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Mark Webber: 2010's dark horse

Adam Hay-Nicholls March 23, 2010
Mark Webber celebrates his maiden F1 victory in Germany last year © Sutton Images
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The Australians are fiercely proud. Proud of their national identity, their heritage and intensely proud of their sporting heroes. Mark Webber is no exception. Despite living in the UK since his career really took off in 1996, he remains a true Aussie sports fan. He likes nothing better than seeing the Poms taking a hiding in the Ashes or Casey Stoner succeed on track.

And he reverts back to being a fan when given the opportunity - and the Red Bull family has given him many such opportunities. His guests at races are other athletes backed by the energy drink company: motocross riders, MotoGP legends, Superbike heroes or top flight footballers. In Bahrain in the company of previous F1 Aussie legends, he wasn't just shaking the hands and having his picture taken with former Australian F1 champions Sir Jack Brabham and Alan Jones, he genuinely looked like he was privileged to be in their company.

And this season, despite the sport's, the media's and arguably the team's spotlight shining on the 22-year-old Baby Schumi in the garage next to him, Webber is there with a stable set-up, a fast car and, albeit an outside one, a chance of being crowned world champion this year.

Webber's success last season was hardfought and hard-earned. This was the man remember who began the year on crutches with metal knitting together the shattered bones in his right leg and whose - admitted slim - world championship hopes only ended on Lap 46 of the Singapore Grand Prix. Then, despite the practice session crash and failure to make it to Qualifying in Japan, during the race he had no chance of scoring points in, he worked on car set-up with his team as his team-mate sailed to victory. This work ethic paid off just a race later where he took a commanding win at Interlagos.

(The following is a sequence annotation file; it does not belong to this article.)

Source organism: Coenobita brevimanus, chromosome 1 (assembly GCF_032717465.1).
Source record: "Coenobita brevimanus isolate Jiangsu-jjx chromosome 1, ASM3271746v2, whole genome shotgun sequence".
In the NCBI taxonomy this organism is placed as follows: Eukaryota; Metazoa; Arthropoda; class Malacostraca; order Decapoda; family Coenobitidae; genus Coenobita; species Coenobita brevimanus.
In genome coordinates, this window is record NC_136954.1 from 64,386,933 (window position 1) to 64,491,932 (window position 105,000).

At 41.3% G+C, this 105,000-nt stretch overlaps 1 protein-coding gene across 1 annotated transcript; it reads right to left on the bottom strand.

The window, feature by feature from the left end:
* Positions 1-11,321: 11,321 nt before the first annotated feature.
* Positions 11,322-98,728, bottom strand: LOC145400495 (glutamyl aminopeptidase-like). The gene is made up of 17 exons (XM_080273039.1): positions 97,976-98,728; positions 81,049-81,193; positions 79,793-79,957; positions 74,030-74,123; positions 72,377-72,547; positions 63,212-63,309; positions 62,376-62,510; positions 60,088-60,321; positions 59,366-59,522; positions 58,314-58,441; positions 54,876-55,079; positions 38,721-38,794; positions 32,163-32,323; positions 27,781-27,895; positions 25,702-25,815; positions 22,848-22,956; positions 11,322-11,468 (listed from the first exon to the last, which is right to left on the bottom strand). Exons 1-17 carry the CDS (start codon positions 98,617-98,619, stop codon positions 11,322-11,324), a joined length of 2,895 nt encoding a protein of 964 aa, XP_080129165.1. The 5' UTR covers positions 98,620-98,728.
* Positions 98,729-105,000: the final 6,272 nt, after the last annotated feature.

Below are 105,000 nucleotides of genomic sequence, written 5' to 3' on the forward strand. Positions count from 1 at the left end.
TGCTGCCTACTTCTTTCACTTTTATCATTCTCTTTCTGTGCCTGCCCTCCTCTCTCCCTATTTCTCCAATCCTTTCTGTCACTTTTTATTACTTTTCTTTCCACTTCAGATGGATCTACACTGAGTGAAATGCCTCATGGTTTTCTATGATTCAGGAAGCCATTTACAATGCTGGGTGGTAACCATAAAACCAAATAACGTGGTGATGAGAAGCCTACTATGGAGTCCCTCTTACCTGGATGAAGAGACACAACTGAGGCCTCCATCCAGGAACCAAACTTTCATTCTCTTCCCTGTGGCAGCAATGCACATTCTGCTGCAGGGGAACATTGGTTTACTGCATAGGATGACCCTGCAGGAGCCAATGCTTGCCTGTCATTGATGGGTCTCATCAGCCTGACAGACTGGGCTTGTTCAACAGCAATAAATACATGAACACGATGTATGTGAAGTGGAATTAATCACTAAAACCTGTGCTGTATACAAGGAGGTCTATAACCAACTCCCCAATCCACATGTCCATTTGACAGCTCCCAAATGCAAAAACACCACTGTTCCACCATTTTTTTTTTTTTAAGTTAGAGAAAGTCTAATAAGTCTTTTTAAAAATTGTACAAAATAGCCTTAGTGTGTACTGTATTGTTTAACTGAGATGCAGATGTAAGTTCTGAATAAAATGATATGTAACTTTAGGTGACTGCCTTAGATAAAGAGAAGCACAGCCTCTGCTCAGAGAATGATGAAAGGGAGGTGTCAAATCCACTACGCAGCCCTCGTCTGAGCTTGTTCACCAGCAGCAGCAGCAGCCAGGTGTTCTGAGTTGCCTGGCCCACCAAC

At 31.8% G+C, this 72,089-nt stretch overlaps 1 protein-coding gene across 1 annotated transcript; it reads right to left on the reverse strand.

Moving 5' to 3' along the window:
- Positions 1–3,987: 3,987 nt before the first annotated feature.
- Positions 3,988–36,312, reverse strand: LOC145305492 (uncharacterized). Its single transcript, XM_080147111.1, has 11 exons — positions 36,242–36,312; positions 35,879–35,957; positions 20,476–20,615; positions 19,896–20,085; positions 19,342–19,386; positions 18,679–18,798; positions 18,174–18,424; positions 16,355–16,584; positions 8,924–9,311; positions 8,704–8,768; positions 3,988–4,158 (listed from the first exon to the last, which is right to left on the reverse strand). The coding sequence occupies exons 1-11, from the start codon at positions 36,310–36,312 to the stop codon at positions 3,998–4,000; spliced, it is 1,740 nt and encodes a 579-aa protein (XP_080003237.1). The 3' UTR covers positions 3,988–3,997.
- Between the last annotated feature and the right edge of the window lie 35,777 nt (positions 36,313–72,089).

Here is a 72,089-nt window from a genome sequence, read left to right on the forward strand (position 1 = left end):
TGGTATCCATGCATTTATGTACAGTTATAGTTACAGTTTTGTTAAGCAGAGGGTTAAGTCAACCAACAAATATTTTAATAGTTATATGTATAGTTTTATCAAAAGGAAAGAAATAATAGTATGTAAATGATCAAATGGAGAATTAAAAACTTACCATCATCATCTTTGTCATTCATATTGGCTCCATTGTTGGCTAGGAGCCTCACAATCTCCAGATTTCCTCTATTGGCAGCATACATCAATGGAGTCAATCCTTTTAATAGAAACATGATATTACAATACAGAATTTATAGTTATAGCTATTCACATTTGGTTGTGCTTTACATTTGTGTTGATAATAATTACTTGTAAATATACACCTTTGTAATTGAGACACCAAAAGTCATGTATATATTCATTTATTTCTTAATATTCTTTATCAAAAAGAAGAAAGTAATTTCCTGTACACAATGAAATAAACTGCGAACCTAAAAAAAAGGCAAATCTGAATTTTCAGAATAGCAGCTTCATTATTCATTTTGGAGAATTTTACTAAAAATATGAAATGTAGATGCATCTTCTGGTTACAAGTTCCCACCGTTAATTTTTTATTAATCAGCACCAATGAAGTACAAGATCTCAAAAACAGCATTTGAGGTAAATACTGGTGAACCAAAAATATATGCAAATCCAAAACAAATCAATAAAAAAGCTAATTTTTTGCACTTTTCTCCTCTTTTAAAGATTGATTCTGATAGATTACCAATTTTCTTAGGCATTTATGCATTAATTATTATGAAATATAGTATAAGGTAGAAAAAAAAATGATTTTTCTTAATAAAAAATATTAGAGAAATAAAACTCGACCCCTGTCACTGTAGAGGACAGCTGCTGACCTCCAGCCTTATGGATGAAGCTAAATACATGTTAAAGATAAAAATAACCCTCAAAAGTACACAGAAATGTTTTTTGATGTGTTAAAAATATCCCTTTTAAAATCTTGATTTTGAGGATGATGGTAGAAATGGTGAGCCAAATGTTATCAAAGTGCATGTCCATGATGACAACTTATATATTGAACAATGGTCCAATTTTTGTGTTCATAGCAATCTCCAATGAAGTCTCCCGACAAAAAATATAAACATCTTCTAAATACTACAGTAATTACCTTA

So could this work rate, effort and slick machinery mean this could actually be Webber's year? Can he build on the confidence gained through last year's victories, the stability of his team and what is clearly a quick car to become the outsider from Down Under and win the title? Webber himself knows that there is the chance to top the tables come the chequered flag at Abu Dhabi, but in characteristic (characteristic Webber and characteristic Australian) style, he won't countenance much consideration of joining the names of Brabham and Jones just yet. "It's by no means impossible," he told Australian newspaper The Sunday Age, "but we have some tough opposition. But by August we will know. It's such a long way to go, so it's silly to be talking world titles at the moment."

I wouldn't say Seb and me are the best of friends - we are competitive individuals and that's the nature of the sport. I don't like getting beaten by him and he doesn't like getting beaten by me
But people are. Red Bull Racing are one of only three teams to start the year with the same line-up and engine as they finished last season (one of the others interestingly being sister squad Scuderia Toro Rosso) and have a real sense of purpose and continuity about their challenge. More is made about Vettel, but then he's at the other end of his career, a young driver who Mr Ecclestone is tipping for the world title. Which probably suits the Australian. Webber works diligently, but quietly on improving every aspect of his game, and while the pairing has on the outside little in common, they both possess that innate desire and drive.

"We both work very hard, it's a very good team," said Webber. "I wouldn't say Seb and me are the best of friends - we are competitive individuals and that's the nature of the sport. I don't like getting beaten by him and he doesn't like getting beaten by me."